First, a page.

While observing the Allen’s Hummingbird in Babe Webster’s Yard last Thursday, Thanksgiving, I watched and recorded a Red Crossbill call from the tops of different trees throughout the yard. The bird was a lifer for me as I’ve only heard them flying over the Cape Henlopen SP Hawk Watch back at the end of September. I was able to record call as I was taking a video of the Allen’s and the crossbill. Here’s the video:

I sent the video to Matt Young of Cornell, who confirmed the bird as a Type 2 Red Crossbill. Matt is studying Red Crossbills and published an article on eBird earlier this fall. Also, links to more of his publications can be seen over at the ABA Blog. Here’s what Matt had to say about the bird and the spectrogram he sent me:

“Nice find, a Type 2. There have been a few type 2’s in Massachusetts, but no others in the Northeast. Type 2 have been steadily moving eastward though out over the Plains. In the past month I have them confirmed from Kansas, Missouri, Nebraska and Illinois.”

Type 2 Red Crossbill, Spectrogram from Matt Young

Type 2 Red Crossbills reported to eBird since August 2012.

Matt was discussing the sighting with Doug Gross ,from the PA Game Commission, and it could be the first documented record of a Type 2 Red Crossbill for Pennsylvania!

Type 2 Red Crossbills have been documented to breed across the country, but are more dense in the western portion. Here’s more on the geographic range (source: American Museum of Natural History):

“In the East, breeding by this form has been documented in the southern Appalachian mountains, the state of New York, and the upper peninsula of Michigan. Breeding may also extend to the pine barrens of New Jersey and other coniferous forests along the Atlantic coast. In the Rocky Mountain west, this form is relatively common in conifer forests at all elevations, including foothill areas where other forms are less frequent. In the Pacific Northwest, this crossbill is found mainly on the drier east side of the Cascades, but it also occurs along the Pacific coast of Oregon and California (including San Francisco’s Presidio and Golden Gate Park). It is perhaps the most common crossbill in the Sierra Nevada and other California ranges, as well as the Mogollon Rim of Arizona and various mountains of New Mexico. Type 2 birds are probably frequent in the Black Hills of South Dakota. Occasional crossbills in southern pine forests, from east Texas and Mississippi to the Carolinas, are likely to be of this form.”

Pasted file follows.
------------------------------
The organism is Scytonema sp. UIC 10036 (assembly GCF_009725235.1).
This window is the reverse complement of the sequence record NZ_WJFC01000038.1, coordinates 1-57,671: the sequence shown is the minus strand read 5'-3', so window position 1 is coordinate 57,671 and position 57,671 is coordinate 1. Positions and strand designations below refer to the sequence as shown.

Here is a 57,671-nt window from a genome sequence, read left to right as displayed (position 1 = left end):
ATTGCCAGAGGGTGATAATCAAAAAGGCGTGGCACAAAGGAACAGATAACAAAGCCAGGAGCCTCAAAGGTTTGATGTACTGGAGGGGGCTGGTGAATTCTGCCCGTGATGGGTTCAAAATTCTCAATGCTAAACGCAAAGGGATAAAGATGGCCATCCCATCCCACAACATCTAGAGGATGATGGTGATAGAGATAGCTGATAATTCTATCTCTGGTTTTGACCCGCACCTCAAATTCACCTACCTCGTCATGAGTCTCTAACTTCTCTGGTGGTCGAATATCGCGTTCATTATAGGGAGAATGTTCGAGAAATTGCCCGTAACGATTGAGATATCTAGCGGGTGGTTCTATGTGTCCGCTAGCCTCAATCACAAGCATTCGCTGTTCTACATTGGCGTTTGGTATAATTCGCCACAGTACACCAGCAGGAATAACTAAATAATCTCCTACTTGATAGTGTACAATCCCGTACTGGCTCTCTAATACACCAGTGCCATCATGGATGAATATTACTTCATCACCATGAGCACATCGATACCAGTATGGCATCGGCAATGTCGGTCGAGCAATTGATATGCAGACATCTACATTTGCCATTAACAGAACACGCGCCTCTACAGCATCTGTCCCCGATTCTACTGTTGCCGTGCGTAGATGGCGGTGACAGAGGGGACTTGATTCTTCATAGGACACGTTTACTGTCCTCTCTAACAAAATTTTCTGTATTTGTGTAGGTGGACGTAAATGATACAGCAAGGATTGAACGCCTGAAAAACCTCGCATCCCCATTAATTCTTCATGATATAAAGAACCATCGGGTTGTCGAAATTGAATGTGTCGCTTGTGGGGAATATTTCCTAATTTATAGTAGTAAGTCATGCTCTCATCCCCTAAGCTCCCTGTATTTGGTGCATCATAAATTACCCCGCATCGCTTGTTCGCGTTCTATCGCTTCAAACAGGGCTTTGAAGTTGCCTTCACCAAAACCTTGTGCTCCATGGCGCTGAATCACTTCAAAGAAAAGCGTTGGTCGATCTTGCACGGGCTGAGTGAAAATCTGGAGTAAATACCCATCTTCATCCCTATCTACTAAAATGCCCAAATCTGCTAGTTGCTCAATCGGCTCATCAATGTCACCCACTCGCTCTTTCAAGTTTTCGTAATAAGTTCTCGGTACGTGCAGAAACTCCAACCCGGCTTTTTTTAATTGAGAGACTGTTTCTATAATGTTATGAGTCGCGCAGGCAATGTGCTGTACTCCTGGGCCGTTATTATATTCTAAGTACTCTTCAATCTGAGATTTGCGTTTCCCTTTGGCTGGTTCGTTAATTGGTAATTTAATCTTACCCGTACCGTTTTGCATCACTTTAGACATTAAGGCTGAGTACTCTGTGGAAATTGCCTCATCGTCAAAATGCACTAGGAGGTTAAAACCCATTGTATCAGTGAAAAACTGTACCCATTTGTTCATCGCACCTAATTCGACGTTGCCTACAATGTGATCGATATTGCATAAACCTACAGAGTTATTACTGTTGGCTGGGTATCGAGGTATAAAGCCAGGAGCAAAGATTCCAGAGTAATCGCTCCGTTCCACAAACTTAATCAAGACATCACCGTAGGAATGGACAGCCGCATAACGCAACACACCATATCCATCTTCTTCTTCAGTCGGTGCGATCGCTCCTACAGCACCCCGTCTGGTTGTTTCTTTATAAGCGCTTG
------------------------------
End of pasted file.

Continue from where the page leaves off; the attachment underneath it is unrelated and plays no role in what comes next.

Make sure to send any Red Crossbill recordings to Matt Young to confirm the bird or birds to “Type.” After confirmation, enter your sightings to “Type” in eBird! Recordings can be sent to may6 A cornell DOT edu.

Curious about what the other winter finches are up to? Check out the Status of Winter Finch Irruptions in the Northeast!

The video was taken with a Samsung Stratosphere on a Vortex Skyline 80 Spotting Scope using the Phone Skope Universal Adapter set up.

Phone Skope makes custom adapters for any smartphone and spotting scope combination. Be sure to check them out on Facebook and Twitter.